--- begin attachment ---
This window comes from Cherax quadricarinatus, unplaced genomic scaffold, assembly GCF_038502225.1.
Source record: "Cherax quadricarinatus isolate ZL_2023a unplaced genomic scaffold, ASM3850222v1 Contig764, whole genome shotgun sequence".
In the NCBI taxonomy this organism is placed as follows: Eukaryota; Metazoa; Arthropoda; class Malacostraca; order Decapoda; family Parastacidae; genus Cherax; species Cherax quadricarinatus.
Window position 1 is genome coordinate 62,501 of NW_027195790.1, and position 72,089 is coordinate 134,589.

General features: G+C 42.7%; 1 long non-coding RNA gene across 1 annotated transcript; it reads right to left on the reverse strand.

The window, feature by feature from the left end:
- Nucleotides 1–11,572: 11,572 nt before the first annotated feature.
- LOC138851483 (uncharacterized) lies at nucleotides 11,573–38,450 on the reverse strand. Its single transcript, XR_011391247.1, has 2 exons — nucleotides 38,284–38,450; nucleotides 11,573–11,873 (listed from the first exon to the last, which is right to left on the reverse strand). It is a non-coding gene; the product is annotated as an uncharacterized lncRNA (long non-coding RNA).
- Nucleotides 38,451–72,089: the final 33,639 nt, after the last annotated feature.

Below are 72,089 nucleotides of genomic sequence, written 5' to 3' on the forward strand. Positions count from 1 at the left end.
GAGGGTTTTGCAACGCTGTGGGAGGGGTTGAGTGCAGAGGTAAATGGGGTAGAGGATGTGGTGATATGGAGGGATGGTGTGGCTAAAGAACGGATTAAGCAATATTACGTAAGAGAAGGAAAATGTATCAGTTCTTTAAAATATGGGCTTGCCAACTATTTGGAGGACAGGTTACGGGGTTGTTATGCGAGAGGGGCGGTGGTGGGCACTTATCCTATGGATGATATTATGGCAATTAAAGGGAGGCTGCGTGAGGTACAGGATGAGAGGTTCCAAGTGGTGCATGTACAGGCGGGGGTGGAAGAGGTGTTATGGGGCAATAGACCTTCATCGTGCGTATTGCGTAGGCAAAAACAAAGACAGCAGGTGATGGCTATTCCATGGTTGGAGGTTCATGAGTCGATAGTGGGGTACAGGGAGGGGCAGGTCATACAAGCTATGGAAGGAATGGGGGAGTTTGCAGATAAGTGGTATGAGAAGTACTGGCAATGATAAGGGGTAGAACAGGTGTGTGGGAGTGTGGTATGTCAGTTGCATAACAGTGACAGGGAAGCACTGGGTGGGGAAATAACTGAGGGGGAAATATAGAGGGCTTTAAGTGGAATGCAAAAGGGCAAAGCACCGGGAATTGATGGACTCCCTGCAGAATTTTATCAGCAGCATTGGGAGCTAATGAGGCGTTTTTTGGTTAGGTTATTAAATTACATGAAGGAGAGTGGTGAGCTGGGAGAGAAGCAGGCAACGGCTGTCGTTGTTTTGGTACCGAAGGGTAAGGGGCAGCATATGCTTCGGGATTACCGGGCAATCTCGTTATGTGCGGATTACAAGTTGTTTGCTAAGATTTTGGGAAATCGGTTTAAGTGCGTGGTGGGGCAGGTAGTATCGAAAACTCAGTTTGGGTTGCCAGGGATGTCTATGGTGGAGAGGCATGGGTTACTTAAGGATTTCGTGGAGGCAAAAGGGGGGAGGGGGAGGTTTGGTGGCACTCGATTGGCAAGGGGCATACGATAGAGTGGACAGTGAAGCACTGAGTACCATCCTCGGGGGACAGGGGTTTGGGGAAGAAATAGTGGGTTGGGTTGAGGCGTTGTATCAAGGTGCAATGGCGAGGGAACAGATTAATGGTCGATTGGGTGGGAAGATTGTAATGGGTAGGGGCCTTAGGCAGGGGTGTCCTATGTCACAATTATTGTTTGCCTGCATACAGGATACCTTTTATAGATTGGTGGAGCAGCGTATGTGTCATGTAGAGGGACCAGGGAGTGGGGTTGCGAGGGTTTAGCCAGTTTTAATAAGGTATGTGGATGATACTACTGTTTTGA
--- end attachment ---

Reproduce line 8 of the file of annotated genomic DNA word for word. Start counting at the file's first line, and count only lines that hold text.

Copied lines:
- LOC138851483 (uncharacterized) lies at nucleotides 11,573–38,450 on the reverse strand. Its single transcript, XR_011391247.1, has 2 exons — nucleotides 38,284–38,450; nucleotides 11,573–11,873 (listed from the first exon to the last, which is right to left on the reverse strand). It is a non-coding gene; the product is annotated as an uncharacterized lncRNA (long non-coding RNA).